Lecia Bushak: Why Hand Sanitizer May Actually Harm Your Health

Stacy Rapacon: Great Funds You Can Own for $500 or Less

Cameron Huddleston: 7 Ways to Save on Home Decor

The Kosher Gourmet by Steve Petusevsky Exploring ingredients as edible-stuffed containers (TWO RECIPES + TIPS & TECHINQUES)

Jewish World Review Nov. 11, 2003 /16 Mar-Cheshvan, 5764

The ‘Arab Street's’ concept of freedom

By Cal Thomas

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https://www.jewishworldreview.com | President Bush delivered a speech last week to the National Endowment for Democracy. Quoting Ronald Reagan's 1982 address at Westminster Palace in which Reagan spoke of a turning point in history, Bush noted Reagan had argued that Soviet communism had failed "precisely because it did not respect its own people — their creativity, their genius and their rights."

The Bush address understandably came from a Western perspective. But, as former British Prime Minister Margaret Thatcher noted at a U.N. disarmament conference more than two decades ago, we in the West make a mistake when we "transpose" our morality on those who don't share it.

President Bush asked, "Are the peoples of the Middle East somehow beyond the reach of liberty?" It depends on the meaning of liberty. What if the Islamic nations of the region define liberty differently from us? Suppose they see our liberty as something corrupting to faith and morals and our culture as something they do not wish to import, but oppose as inimical to a healthy life on Earth and an impediment to an afterlife?

The president asserted that Islam "is consistent with democratic rule," and he listed as examples several states where non-radical Muslims live (Turkey, Senegal, Sierra Leone, Indonesia and Niger). These states are not a threat to the United States. The threat comes from states dominated by extremist Muslim militants, especially the Wahhabi brand. To draw a comparison between atheistic communism and radical Islam and to suggest that what happened to the Soviet Union and Eastern Europe can be replicated in the Middle East is dangerous. The New York Times reported last Friday (Nov. 7) that commentators across the Middle East dismissed the president's speech as primarily for domestic consumption.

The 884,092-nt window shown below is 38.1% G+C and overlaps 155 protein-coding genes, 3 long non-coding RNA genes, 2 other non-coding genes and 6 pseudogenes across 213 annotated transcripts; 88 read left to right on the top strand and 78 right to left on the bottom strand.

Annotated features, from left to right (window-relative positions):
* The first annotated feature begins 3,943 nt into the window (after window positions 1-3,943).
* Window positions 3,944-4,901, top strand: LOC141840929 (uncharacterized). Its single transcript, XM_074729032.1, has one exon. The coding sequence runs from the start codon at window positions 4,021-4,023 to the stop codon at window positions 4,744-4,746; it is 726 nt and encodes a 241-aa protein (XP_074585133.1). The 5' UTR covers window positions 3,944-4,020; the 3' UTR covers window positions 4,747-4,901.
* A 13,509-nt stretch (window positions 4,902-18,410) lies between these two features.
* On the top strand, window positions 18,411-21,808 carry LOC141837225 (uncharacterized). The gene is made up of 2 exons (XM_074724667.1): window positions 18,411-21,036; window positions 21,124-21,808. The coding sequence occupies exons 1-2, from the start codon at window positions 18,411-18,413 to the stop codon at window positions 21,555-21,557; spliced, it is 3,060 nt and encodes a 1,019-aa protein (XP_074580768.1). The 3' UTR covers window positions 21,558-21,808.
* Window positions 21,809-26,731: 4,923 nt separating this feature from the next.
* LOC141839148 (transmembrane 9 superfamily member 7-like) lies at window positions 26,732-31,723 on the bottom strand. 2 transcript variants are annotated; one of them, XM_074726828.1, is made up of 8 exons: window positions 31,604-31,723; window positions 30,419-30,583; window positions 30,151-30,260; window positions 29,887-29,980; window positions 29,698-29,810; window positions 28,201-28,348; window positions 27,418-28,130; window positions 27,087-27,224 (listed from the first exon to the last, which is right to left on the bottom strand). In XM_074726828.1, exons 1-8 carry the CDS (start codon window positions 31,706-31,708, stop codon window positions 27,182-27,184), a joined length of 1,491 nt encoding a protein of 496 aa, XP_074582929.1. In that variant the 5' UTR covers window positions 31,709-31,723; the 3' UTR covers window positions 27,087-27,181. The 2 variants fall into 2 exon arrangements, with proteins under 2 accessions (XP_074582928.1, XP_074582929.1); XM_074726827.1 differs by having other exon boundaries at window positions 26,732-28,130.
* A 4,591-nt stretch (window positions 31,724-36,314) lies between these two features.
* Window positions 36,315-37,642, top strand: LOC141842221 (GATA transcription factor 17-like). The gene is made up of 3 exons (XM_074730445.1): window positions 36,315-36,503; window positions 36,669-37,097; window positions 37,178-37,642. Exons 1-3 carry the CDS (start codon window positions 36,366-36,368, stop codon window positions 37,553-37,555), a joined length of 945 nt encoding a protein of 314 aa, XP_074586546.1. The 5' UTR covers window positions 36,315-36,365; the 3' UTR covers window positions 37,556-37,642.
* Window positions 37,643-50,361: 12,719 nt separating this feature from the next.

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Secular societies, even those presided over by an openly Christian leader like President Bush, risk lulling their people into complacency when they offer bromides instead of calls to civil defense and appropriate responses during war. As Giuseppe De Rosa, S.I. writes in the Italian publication La Civilta Cattolica (,2393,41931,00.html): "all of Islamic history is dominated by the idea of the conquest of the Christian lands of Western E urope and of the Eastern Roman Empire, whose capital was Constantinople. Thus, through many centuries, Islam and Christianity faced each other in terrible battles, which led on one side to the conquest of Constantinople (1453), Bulgaria and Greece, and on the other, to the defeat of the Ottoman Empire in the naval battle of Lepanto (1571)."

That warrior spirit, or jihad, continues today. The president said there is "democratic progress in many predominately Muslim countries," such as Niger. He also said Muslim men and women are "good citizens" of a number of other nations, including South Africa, Western Europe and the United States. Would it be indelicate to note that Muslims do not (yet) direct the political destiny in those nations?

The president left out Nigeria, which borders Niger. Many regions in Nigeria have introduced Sharia as state law, which has been used to persecute thousands of Christians. Major attacks against Christians have occurred in the Philippines, Pakistan, Indonesia, Java, East Timor and the Moluccas. In the northern Arab and Muslim portion of Sudan, genocidal war continues against the black and mostly Christian south.

To fundamentalist Muslims, liberty is not found in democracy. It is found in Allah and actions they believe please their god. The most extreme of them, who seem to be growing in number and influence, plant the idea in the minds of children (see a number of Palestinian videos and textbooks) that this life is nothing and that they should "seek Shahada" (martyrdom) and "ask for death," which they teach is true liberty.

In his speech, the president said that securing democracy in Iraq is "a massive and difficult undertaking." He is right. It will be made even more difficult if Westerners think that Islamic nations want what we have. In their sermons, in editorials in their state-owned newspapers and on television and in the actions of the most radical among them, their objective is clear — to defeat and subjugate all nations and all thinking to their religion and their way. To them, it is we who live in bondage and they who are ultimately free. It will take more than speeches to convert them to America's point of view.